We then went to some hot springs, which had lots of different pools, with different temperatures. Some were oily and warm, other pools were boiling hot, so hot we could not go into them (we would literally cook), and some that were nice temperatures. It makes you body relax, but it smells a lot!

We stopped for lunch at Opononi by the coast.

Then we had a stroll on the beach…

Our last stop was at the Waipoua Kauri Forest, where there are some huge trees. There we saw Tane Mahuta, which is the largest kauri tree alive, and is known as the farther of the trees. I have never seen such a large trunk! It was wow!

We camped in the forest at night, falling asleep to the sounds of the wildlife.


13 May

We then headed for the Far North, a more remote but beautiful area. Our first stop was at the Ninety Mile Beach (which actually is Ninety Kilometre Beach, but that does not sound as good ey?). The Ninety Mile beach lays on the top and west coast of New Zealand. We drove along the beach for a while, it was so beautiful.


Further up the strech of the beach, there were some gigantic sand dunes surrounded by the Aupouri Forest. The contrast of the pale sand and the sharp green next to each other was amazing. We also had to cross over a little stream to get to the sand dunes, it is undescribable.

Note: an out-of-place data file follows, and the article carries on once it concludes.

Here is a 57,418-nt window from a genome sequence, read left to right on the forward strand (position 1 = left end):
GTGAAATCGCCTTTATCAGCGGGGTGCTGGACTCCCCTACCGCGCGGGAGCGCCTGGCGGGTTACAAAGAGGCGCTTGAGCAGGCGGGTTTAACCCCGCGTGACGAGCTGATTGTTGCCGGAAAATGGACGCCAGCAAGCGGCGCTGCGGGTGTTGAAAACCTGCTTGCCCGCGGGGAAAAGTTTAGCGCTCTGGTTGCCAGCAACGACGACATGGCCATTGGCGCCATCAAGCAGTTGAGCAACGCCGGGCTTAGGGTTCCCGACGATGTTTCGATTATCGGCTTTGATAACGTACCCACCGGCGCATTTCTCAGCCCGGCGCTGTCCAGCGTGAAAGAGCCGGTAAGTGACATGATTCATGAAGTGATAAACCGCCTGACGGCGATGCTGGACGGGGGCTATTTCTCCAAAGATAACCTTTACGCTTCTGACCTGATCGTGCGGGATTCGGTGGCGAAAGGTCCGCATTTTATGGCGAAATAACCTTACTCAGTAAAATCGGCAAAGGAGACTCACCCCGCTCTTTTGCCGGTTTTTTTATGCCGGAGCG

The day ended at the very top of the North Island (I should note that there is actually a more northern point a walk away). However, the Cape Regeina lighthouse, gives a right feel to be at the very end of new Zealand, looking out on the ocean.

 It is actually where the waters of Tasman Sea and Pacific Ocean meet. The ocean was incredible.

Paihia and the Bay of Islands

12 May

Our first journey with the car was to Paihia, north from Auckland. This little town is situated by the Bay of Islands, giving it an beautiful setting. I have to say that I really liked it here. We relaxed by the beach and had some lovely fish and chips.

We then headed out on a new mission at sea…fishing! It was a great trip as we went past lots of beautiful islands (Bay of Island consists of about 150 undeveloped islands). John actually beat me for the first time at fishing; as he managed to get a Kingfisher and many Snappers. However, I should add that I did catch something, but it was so big and strong that it got away with the whole hook, honest!

Toyota Estima – My Crib

11 May

Welcome to my home! We decided that the best way for us to travel around and about New Zealand was to get our own little camper-van (car with bed). This allows us to drive freely where and when we want, and lets us stay at some great destinations (sometimes in the middle of nowhere). Anyway, I have made a little introduction, so welcome to my house warming…